Resupply Options

Resupply options are interesting, to say the least. They start easy and get progressively more difficult as you travel north to south. Twenty miles in, there is a post office at Tuolumne Meadows. At sixty one miles, Red’s Meadow Resort is just off the trail. They will hold packages for a fee and also have a grocery on site.

At around 90 miles, the Vermillion Valley Resort (VVR) is an option. It is either a 7+ mile hike off the JMT or a shorter hike and a boat ride. Take the boat. They hold packages for a fee, have a small grocery and with a restaurant, laundry and hotel, provide a nice spot to spend the night. This was my last resupply stop. It took a bit of work to fit 130 miles worth of food into my bear canister, but by standing on the lid, I made it happen.

At 110 miles, Muir Trail Ranch (MTR) is another resupply option. They offer overnight accommodations and will hold a resupply, but I did not use them for a few reasons. For 2018, their cost to hold a resupply bucket is $80. The charge to stay in their tent cabins is $170/person/night. Despite the costs, they were actually booked solid when I was in the area. In addition, they closed for the season on the day after I planned to be passing through, too close for comfort. Everything at MTR must be hauled in well beyond any roads so I understand the prices. It doesn’t mean I have to pay them however.

Someone ordered a very expensive resupply

Beyond MTR the options get difficult or significantly more expensive. There are either long walks down side trails or rendezvous with a pack animal at a premium price.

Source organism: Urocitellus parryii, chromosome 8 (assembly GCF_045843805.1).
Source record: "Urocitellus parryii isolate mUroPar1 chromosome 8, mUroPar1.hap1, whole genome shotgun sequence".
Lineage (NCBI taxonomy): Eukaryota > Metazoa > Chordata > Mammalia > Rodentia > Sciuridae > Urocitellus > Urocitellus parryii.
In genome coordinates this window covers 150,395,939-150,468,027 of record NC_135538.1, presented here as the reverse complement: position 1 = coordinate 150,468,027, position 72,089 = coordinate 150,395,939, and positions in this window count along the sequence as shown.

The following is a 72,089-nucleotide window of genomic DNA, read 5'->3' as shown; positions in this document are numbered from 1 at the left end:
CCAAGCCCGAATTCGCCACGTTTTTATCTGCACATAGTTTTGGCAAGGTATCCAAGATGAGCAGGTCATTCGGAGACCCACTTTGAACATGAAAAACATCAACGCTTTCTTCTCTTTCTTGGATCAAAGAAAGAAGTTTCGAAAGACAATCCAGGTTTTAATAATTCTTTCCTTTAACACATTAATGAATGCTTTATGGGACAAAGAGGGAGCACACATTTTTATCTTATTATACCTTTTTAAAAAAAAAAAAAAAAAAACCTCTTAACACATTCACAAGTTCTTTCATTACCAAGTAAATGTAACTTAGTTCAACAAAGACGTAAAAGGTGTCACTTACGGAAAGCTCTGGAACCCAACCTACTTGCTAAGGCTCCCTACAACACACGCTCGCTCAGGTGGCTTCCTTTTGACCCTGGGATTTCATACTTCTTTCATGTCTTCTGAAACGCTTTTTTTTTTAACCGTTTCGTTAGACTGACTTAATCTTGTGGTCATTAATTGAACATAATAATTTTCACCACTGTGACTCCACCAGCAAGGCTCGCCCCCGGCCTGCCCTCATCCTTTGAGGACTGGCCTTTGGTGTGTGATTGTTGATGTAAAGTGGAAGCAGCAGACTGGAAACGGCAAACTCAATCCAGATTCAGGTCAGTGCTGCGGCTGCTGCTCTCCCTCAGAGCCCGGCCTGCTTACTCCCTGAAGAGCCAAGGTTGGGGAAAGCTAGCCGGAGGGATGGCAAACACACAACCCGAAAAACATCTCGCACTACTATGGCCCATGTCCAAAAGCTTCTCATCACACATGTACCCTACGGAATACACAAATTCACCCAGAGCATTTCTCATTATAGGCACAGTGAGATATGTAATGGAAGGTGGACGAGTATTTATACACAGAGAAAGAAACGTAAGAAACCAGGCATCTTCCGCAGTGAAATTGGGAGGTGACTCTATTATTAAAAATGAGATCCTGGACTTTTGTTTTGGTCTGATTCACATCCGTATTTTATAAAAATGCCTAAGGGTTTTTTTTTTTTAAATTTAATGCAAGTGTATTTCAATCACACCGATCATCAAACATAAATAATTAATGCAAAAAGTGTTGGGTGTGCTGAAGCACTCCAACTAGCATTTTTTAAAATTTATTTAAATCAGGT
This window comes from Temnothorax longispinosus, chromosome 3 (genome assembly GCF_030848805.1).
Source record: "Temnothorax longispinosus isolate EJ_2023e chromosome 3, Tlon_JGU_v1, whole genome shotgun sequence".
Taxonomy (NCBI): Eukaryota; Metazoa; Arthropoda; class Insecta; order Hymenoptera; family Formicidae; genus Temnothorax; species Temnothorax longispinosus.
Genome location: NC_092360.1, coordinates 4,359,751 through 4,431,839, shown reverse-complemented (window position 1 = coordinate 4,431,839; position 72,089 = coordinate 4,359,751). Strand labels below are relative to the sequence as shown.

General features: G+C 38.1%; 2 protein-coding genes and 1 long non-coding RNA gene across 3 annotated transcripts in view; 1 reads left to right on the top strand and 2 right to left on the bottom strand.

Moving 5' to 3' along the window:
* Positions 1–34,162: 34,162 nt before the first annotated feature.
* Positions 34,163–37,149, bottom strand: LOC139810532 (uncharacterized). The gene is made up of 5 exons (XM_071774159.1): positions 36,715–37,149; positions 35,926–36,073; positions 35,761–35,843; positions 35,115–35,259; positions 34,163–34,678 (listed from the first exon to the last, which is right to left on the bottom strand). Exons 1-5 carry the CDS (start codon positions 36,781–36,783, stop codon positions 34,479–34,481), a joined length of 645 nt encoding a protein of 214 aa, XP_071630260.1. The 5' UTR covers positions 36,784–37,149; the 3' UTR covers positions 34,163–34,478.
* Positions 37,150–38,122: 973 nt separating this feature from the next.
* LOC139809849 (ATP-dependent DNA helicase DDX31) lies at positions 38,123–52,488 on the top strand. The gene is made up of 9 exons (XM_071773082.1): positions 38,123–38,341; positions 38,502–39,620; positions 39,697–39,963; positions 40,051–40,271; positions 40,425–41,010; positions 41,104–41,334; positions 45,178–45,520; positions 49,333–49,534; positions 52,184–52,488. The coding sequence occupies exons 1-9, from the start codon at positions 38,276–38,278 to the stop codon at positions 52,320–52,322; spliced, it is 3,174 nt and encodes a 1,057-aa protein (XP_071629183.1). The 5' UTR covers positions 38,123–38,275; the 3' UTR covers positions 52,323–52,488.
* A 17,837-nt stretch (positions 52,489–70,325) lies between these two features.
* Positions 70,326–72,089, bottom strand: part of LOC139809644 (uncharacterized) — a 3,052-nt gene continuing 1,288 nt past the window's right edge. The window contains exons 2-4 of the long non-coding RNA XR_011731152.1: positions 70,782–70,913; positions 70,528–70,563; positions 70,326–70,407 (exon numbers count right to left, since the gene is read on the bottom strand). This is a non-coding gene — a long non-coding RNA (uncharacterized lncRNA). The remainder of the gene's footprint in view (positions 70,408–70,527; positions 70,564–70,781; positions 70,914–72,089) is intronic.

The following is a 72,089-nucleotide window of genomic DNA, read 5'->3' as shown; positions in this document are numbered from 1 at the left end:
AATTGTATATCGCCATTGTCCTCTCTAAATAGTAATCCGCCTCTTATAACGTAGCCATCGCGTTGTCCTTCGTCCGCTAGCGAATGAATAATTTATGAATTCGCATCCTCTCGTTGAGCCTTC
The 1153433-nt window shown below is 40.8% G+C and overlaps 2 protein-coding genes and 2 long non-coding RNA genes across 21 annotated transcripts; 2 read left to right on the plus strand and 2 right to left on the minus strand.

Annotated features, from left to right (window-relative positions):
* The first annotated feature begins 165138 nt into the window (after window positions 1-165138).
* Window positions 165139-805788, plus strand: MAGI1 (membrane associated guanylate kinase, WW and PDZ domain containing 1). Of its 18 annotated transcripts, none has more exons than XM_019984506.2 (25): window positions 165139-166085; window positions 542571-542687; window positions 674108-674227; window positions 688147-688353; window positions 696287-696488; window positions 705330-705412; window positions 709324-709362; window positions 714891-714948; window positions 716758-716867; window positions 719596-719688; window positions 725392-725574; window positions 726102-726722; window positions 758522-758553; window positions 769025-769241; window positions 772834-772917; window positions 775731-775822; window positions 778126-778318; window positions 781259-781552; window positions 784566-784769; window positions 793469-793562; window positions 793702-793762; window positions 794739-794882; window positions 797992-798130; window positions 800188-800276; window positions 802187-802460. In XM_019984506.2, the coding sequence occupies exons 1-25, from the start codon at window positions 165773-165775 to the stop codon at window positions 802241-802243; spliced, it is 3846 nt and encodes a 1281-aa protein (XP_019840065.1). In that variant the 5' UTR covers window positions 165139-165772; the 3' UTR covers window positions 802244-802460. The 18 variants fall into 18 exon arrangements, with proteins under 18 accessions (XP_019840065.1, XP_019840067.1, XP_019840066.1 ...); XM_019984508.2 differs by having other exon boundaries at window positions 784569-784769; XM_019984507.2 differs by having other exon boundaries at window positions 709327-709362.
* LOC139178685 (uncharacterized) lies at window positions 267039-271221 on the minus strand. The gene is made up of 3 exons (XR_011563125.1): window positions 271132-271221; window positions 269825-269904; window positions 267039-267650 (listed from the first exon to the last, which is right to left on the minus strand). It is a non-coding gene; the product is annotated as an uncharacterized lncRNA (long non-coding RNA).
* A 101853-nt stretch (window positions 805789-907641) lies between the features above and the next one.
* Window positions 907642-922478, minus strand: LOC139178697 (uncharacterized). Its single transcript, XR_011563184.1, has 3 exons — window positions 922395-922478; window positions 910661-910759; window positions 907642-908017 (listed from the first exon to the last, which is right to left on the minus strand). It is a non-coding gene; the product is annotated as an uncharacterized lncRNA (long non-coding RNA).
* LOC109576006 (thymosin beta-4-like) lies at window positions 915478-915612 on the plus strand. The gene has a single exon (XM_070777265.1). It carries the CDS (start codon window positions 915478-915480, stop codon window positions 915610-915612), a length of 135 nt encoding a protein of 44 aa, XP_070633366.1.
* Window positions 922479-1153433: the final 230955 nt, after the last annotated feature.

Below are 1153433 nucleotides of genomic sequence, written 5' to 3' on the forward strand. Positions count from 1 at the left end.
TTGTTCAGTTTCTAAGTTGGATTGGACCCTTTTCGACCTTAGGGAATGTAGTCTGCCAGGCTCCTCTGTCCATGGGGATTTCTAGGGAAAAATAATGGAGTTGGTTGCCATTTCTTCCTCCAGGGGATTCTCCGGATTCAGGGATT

Permits

Perhaps the biggest challenge with the JMT is just scoring a permit. If you want to start in Yosemite, plan on faxing in an application 24 weeks before your planned start date. By the end of the day, you will find out if you were successful. You probably were not. Apparently, there is such demand that well over 90% of all applications are denied. One hiker I met on the trail had been denied 22 times before she received a permit to start at Happy Isles Trailhead.
The National Park Service is in a difficult position. They have a legal duty to protect the wilderness from overuse and want to provide access to a true wilderness for those that do receive a permit. Based on my hike, the existing quota system seemed to result in a quality experience. While I was not always alone, the trail was not crowded and I always found a good spot to camp. That does not makes getting the permit any easier, however. You’ll need to plan ahead, yet be very flexible.
BTW –The permit comes with a special bag to carry in case the need arises on Mt Whitney itself. Apparently the mountain is a “no poop zone.” I don’t know if there’s much of a learning curve to using the bag, but thankfully I didn’t have to find out.